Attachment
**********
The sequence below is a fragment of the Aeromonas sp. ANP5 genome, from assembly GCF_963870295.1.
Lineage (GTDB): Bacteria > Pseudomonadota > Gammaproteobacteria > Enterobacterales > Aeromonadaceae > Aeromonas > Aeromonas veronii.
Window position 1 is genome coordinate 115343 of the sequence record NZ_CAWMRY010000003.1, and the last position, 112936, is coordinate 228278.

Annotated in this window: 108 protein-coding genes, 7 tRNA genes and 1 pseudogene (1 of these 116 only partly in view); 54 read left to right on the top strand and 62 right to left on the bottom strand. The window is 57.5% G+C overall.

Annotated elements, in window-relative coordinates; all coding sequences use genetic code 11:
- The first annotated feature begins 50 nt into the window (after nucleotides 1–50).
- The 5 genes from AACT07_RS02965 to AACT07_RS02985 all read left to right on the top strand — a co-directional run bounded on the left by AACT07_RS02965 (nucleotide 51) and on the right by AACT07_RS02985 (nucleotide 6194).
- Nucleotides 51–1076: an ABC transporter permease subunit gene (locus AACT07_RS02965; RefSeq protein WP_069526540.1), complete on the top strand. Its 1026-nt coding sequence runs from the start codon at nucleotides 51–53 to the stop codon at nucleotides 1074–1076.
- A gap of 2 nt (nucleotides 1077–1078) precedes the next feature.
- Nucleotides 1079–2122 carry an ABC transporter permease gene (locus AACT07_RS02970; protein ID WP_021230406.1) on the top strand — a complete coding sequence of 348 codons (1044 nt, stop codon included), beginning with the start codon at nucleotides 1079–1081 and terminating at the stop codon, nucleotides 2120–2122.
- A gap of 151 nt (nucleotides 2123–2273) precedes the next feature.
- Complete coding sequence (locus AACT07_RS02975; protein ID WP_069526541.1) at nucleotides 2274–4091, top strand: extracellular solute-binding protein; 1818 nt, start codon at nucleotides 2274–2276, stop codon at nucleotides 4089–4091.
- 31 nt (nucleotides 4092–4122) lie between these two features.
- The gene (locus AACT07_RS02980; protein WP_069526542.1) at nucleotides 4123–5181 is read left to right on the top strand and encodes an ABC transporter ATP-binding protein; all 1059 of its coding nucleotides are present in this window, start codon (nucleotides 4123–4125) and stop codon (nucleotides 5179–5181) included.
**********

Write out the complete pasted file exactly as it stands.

The sequence below is a fragment of the Aeromonas sp. ANP5 genome, from assembly GCF_963870295.1.
Lineage (GTDB): Bacteria > Pseudomonadota > Gammaproteobacteria > Enterobacterales > Aeromonadaceae > Aeromonas > Aeromonas veronii.
Window position 1 is genome coordinate 115343 of the sequence record NZ_CAWMRY010000003.1, and the last position, 112936, is coordinate 228278.

Annotated in this window: 108 protein-coding genes, 7 tRNA genes and 1 pseudogene (1 of these 116 only partly in view); 54 read left to right on the top strand and 62 right to left on the bottom strand. The window is 57.5% G+C overall.

Annotated elements, in window-relative coordinates; all coding sequences use genetic code 11:
- The first annotated feature begins 50 nt into the window (after nucleotides 1–50).
- The 5 genes from AACT07_RS02965 to AACT07_RS02985 all read left to right on the top strand — a co-directional run bounded on the left by AACT07_RS02965 (nucleotide 51) and on the right by AACT07_RS02985 (nucleotide 6194).
- Nucleotides 51–1076: an ABC transporter permease subunit gene (locus AACT07_RS02965; RefSeq protein WP_069526540.1), complete on the top strand. Its 1026-nt coding sequence runs from the start codon at nucleotides 51–53 to the stop codon at nucleotides 1074–1076.
- A gap of 2 nt (nucleotides 1077–1078) precedes the next feature.
- Nucleotides 1079–2122 carry an ABC transporter permease gene (locus AACT07_RS02970; protein ID WP_021230406.1) on the top strand — a complete coding sequence of 348 codons (1044 nt, stop codon included), beginning with the start codon at nucleotides 1079–1081 and terminating at the stop codon, nucleotides 2120–2122.
- A gap of 151 nt (nucleotides 2123–2273) precedes the next feature.
- Complete coding sequence (locus AACT07_RS02975; protein ID WP_069526541.1) at nucleotides 2274–4091, top strand: extracellular solute-binding protein; 1818 nt, start codon at nucleotides 2274–2276, stop codon at nucleotides 4089–4091.
- 31 nt (nucleotides 4092–4122) lie between these two features.
- The gene (locus AACT07_RS02980; protein WP_069526542.1) at nucleotides 4123–5181 is read left to right on the top strand and encodes an ABC transporter ATP-binding protein; all 1059 of its coding nucleotides are present in this window, start codon (nucleotides 4123–4125) and stop codon (nucleotides 5179–5181) included.